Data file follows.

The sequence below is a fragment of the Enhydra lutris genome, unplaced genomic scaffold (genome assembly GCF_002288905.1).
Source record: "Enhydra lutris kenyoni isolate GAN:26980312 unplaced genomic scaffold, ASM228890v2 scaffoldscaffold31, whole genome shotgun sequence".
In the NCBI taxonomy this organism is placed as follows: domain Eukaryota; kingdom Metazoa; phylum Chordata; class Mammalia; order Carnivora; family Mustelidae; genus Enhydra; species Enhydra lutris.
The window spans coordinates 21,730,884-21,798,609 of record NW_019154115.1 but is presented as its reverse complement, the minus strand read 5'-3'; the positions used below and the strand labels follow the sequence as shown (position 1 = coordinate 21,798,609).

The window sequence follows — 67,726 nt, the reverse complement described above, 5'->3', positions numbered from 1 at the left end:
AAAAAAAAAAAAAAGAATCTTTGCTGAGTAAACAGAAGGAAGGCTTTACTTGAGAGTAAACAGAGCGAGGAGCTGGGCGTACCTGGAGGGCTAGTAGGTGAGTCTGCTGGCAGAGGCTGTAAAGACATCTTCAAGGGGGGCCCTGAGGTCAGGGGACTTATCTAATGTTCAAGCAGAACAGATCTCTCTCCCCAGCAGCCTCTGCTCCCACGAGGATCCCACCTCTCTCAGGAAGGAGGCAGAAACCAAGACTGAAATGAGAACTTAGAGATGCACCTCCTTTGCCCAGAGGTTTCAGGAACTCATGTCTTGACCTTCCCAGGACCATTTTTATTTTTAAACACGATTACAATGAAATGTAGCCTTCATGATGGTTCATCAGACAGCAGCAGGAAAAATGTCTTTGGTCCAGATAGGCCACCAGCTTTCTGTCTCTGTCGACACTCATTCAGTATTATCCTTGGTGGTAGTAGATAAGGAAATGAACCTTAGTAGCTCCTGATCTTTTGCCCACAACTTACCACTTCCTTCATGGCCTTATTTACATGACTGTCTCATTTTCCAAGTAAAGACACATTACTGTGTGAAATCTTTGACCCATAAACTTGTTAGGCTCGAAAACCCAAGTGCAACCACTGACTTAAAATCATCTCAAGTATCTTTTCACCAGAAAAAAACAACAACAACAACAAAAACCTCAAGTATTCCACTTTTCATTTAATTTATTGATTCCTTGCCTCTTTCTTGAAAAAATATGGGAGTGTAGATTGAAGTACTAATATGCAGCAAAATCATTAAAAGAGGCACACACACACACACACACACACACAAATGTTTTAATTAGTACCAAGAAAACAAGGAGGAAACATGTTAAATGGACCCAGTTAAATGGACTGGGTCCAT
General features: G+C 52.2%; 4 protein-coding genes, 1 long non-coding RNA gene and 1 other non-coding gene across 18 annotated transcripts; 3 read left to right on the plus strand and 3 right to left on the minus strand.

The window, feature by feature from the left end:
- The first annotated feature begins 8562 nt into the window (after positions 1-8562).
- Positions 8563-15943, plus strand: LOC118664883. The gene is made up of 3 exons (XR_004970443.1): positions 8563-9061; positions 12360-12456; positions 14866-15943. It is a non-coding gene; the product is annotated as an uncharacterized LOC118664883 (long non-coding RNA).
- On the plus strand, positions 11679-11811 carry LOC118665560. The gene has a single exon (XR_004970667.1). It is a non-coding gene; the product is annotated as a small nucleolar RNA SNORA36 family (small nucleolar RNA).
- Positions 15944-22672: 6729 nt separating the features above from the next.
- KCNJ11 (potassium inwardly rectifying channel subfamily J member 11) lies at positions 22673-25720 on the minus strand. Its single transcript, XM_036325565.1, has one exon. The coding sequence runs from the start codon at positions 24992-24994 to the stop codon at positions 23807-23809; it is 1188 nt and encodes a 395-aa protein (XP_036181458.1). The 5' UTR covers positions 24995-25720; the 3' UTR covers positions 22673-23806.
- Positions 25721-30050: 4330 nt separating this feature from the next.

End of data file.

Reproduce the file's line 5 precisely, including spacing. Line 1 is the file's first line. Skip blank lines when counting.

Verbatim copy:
The window sequence follows — 67,726 nt, the reverse complement described above, 5'->3', positions numbered from 1 at the left end: